Schumer Floor Remarks on Lack of Gun Safety Debate in Senate and the Republican Tax Bill

March 5, 2018

Washington, D.C. – U.S. Senator Chuck Schumer today spoke on the Senate floor regarding the need for gun safety legislation and the effects of the Republican tax bill. Below are his remarks which can also be viewed here:

Thank you, Mr. President. It has been nearly three weeks since the shooting at Stoneman Douglas High School in Parkland, Florida, and still, unfortunately, the Majority Leader has not committed to any floor time for a debate on the issue of gun safety.

No time to debate universal background checks, a policy that over 90% of Americans support, including the vast majority of gun owners.

No time to debate protective orders to allow law enforcement to temporarily disarm individuals who have shown credible signs of being a harm to themselves or others – especially after Parkland.

No time to have at least a debate on assault weapons and high capacity magazines on the floor of the Senate.

The kids who survived the horrific shooting are speaking up and speaking out, and demanding that we address this issue head-on. I believe they are moving the conscience of the nation. I met with them; they’re fine young men and women. Instead of just cursing the darkness after what they went through and the losses of friends, colleagues they suffered, they’re trying to light a candle, urging us to debate and do something real. And yet the Majority Leader is moving to a banking bill today with no promise of time to consider a package of commonsense gun safety measures. We need to debate them on the floor. We can’t just try to do one little bill by UC with no debate or put it into some other big bill. This needs a national debate, it’s the issue that’s consuming America. And for the Senate to turn its back and do nothing and try to just slip some minor measure through that doesn’t work.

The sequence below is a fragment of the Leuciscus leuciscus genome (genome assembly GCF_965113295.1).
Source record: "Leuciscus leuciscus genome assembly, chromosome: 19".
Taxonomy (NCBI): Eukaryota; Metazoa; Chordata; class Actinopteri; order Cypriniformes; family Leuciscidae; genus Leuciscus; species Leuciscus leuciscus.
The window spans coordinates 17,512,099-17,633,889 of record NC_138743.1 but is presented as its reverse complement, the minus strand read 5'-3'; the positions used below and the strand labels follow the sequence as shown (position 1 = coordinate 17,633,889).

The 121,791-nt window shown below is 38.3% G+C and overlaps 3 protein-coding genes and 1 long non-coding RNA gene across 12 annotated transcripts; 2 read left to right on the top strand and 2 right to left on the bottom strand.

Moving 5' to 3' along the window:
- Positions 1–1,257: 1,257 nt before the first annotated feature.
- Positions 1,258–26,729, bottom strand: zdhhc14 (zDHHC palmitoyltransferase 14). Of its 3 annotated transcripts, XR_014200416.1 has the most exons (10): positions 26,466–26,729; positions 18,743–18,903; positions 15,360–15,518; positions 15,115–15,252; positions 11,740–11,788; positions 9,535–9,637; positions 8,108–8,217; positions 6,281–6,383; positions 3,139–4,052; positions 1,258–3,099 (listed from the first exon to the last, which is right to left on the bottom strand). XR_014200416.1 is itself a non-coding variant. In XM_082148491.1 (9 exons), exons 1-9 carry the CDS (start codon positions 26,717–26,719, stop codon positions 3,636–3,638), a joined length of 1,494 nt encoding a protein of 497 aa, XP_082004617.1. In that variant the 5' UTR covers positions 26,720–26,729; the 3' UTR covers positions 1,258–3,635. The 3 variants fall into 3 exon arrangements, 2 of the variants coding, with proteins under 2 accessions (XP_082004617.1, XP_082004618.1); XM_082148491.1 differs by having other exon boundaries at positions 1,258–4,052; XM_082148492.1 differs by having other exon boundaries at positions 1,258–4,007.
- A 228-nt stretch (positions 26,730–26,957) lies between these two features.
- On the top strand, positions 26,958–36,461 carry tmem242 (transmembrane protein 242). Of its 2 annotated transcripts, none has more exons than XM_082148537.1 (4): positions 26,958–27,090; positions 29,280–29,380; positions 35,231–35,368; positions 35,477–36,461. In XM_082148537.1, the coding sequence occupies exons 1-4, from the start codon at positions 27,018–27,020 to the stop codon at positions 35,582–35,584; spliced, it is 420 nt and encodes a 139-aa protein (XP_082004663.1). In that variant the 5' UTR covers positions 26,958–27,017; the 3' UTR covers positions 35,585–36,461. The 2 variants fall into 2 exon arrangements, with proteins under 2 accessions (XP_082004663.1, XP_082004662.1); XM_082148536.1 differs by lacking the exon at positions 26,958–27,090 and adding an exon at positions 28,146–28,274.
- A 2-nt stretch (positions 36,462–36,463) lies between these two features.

Now, last week, America watched President Trump whipsaw on gun safety issues in a matter of days. We all felt pretty good, all of America when the president met with a bipartisan group. He seemed to be open to tackling gun safety in a bipartisan way in a nationally televised meeting. But then, the next day, he met with the NRA behind closed doors and seems to have once again backed off.

It’s a show we’ve all seen before, and it’s getting old. Too many times we’ve watched the president say the right things when the cameras are on but refuse to follow through the moment they’re switched off -- oftentimes doing a 180 degree reversal on his position.

On the issue of gun safety, just like on the issue of immigration, we could find a bipartisan consensus. It’s very possible. But it requires the President of the United States to show some leadership, some follow-through, some consistency. Otherwise, Congress will continue to do what it’s done after every mass shooting for the past decade – nothing.

And those brave young students will be here in a few weeks having watched Congress do nothing, again. What a bad mark that would be. Lowering the already low rating of this body.

Now, on another matter, the Republican tax bill.

Over and over, we’ve heard the Republican mantra that their tax bill was aimed at giving working Americans a boost. And yet, every analysis showed that when you look at the actual policy, the lion’s share of the tax cuts is going to corporations and the richest 1%. According to one study, 83% of the benefits from the Republican tax bill go to the top 1% of earners.